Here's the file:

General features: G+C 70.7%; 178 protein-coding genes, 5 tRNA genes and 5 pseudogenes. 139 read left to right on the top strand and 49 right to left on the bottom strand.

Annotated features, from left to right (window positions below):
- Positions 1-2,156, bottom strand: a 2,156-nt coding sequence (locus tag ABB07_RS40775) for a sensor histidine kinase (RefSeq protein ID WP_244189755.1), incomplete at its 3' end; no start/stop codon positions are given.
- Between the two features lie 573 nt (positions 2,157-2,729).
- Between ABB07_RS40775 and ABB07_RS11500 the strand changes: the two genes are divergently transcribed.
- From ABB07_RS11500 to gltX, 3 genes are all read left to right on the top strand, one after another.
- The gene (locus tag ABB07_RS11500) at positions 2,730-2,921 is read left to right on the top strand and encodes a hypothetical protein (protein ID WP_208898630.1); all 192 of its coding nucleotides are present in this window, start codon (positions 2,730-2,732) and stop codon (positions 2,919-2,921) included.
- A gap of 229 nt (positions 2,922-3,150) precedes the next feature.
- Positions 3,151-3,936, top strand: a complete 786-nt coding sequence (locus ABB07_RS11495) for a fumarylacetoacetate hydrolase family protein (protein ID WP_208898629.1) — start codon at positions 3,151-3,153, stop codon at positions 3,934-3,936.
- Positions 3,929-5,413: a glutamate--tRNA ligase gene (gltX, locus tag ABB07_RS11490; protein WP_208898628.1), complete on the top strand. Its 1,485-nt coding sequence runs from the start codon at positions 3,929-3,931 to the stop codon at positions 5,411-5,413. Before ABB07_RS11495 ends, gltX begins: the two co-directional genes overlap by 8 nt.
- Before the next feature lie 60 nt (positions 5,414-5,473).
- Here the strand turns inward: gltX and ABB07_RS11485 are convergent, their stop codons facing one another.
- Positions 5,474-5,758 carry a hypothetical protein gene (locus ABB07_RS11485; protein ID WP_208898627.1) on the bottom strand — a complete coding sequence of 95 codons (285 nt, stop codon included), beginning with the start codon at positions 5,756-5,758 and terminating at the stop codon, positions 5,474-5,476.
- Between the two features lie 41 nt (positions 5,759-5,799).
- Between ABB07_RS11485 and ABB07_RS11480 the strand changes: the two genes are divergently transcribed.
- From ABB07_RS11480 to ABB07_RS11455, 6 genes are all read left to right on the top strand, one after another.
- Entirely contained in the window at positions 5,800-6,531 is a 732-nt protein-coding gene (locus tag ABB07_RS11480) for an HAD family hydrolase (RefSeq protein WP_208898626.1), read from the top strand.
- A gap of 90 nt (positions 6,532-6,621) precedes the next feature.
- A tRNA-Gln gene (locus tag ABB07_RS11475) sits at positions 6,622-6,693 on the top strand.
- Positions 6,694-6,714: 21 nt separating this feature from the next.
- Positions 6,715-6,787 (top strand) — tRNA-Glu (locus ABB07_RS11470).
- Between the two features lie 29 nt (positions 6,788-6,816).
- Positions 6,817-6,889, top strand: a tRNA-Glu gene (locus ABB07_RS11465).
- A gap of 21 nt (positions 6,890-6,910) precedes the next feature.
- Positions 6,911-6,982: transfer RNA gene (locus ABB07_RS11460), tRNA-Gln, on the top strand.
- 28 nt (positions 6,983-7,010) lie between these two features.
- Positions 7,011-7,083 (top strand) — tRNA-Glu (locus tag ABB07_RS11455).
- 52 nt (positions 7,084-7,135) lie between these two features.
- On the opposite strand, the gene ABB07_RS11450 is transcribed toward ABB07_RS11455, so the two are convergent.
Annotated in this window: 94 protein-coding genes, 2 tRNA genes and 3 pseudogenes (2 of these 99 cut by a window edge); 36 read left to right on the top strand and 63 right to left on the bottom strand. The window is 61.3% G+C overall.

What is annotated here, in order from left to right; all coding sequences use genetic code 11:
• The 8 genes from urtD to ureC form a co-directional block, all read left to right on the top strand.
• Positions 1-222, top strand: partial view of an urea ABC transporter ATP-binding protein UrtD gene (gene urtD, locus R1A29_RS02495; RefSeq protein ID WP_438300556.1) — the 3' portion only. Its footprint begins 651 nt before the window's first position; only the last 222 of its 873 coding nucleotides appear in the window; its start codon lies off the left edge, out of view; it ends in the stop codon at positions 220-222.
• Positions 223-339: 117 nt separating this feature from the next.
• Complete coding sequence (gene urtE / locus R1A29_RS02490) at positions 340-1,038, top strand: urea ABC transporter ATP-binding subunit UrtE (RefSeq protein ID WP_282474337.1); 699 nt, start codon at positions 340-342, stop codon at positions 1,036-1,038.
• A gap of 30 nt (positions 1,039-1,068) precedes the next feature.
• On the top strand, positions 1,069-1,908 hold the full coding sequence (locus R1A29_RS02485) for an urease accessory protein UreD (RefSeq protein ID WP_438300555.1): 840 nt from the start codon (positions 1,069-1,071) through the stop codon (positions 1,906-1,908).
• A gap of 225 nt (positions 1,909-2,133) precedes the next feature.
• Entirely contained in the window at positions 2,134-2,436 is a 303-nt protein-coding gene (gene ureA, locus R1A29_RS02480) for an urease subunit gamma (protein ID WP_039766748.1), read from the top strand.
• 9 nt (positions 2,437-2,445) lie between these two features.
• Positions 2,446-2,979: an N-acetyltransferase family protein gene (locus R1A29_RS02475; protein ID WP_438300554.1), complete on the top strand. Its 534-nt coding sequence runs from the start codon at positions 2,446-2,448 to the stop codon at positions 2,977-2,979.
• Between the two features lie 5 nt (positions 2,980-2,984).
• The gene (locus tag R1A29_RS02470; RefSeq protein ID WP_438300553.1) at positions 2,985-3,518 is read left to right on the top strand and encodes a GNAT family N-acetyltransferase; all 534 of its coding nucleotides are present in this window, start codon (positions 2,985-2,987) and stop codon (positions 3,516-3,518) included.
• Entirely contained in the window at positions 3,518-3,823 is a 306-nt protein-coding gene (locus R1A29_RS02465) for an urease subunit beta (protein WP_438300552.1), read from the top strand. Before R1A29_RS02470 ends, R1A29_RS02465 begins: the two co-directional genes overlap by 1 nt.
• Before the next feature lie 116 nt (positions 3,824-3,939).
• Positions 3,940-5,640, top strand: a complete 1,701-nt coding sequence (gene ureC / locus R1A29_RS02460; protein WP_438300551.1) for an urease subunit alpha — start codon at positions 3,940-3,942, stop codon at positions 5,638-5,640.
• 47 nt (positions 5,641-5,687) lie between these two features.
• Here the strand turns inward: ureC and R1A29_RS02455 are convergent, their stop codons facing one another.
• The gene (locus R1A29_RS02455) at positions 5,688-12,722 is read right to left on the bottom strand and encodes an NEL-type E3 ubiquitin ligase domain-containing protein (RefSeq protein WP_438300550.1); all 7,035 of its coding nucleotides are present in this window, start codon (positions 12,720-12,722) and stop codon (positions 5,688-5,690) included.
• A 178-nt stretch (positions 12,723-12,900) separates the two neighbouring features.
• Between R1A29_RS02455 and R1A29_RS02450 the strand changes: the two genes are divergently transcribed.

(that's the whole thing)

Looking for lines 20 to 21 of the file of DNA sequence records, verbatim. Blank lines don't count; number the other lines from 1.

- Positions 6,694-6,714: 21 nt separating this feature from the next.
- Positions 6,715-6,787 (top strand) — tRNA-Glu (locus ABB07_RS11470).